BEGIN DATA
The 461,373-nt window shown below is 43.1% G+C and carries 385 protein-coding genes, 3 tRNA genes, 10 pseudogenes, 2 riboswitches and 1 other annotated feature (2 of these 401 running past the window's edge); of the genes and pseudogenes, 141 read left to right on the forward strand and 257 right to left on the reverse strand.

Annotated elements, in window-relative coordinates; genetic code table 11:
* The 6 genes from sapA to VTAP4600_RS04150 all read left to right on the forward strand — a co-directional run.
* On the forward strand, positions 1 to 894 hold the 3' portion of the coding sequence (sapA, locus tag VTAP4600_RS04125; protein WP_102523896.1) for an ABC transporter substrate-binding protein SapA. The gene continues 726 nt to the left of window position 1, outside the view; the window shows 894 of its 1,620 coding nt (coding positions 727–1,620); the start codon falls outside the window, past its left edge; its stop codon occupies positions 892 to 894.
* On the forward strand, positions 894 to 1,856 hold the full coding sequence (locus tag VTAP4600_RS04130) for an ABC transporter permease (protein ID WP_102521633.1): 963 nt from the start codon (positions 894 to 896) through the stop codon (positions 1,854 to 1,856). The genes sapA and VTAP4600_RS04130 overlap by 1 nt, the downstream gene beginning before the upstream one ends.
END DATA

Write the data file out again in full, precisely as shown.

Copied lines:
The 461,373-nt window shown below is 43.1% G+C and carries 385 protein-coding genes, 3 tRNA genes, 10 pseudogenes, 2 riboswitches and 1 other annotated feature (2 of these 401 running past the window's edge); of the genes and pseudogenes, 141 read left to right on the forward strand and 257 right to left on the reverse strand.

Annotated elements, in window-relative coordinates; genetic code table 11:
* The 6 genes from sapA to VTAP4600_RS04150 all read left to right on the forward strand — a co-directional run.
* On the forward strand, positions 1 to 894 hold the 3' portion of the coding sequence (sapA, locus tag VTAP4600_RS04125; protein WP_102523896.1) for an ABC transporter substrate-binding protein SapA. The gene continues 726 nt to the left of window position 1, outside the view; the window shows 894 of its 1,620 coding nt (coding positions 727–1,620); the start codon falls outside the window, past its left edge; its stop codon occupies positions 892 to 894.
* On the forward strand, positions 894 to 1,856 hold the full coding sequence (locus tag VTAP4600_RS04130) for an ABC transporter permease (protein ID WP_102521633.1): 963 nt from the start codon (positions 894 to 896) through the stop codon (positions 1,854 to 1,856). The genes sapA and VTAP4600_RS04130 overlap by 1 nt, the downstream gene beginning before the upstream one ends.